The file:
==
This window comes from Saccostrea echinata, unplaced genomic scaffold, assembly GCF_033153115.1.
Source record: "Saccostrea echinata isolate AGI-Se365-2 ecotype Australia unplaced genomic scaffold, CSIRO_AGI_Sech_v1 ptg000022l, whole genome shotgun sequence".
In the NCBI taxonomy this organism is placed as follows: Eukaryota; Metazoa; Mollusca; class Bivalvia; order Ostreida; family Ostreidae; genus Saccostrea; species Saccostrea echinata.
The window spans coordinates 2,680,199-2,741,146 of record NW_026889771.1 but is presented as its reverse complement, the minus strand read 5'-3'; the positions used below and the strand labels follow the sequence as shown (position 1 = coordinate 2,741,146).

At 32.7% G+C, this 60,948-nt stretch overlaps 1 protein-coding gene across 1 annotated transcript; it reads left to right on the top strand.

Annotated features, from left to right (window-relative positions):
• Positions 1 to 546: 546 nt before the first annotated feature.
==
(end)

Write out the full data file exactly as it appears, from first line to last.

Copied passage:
This window comes from Saccostrea echinata, unplaced genomic scaffold, assembly GCF_033153115.1.
Source record: "Saccostrea echinata isolate AGI-Se365-2 ecotype Australia unplaced genomic scaffold, CSIRO_AGI_Sech_v1 ptg000022l, whole genome shotgun sequence".
In the NCBI taxonomy this organism is placed as follows: Eukaryota; Metazoa; Mollusca; class Bivalvia; order Ostreida; family Ostreidae; genus Saccostrea; species Saccostrea echinata.
The window spans coordinates 2,680,199-2,741,146 of record NW_026889771.1 but is presented as its reverse complement, the minus strand read 5'-3'; the positions used below and the strand labels follow the sequence as shown (position 1 = coordinate 2,741,146).

At 32.7% G+C, this 60,948-nt stretch overlaps 1 protein-coding gene across 1 annotated transcript; it reads left to right on the top strand.

Annotated features, from left to right (window-relative positions):
• Positions 1 to 546: 546 nt before the first annotated feature.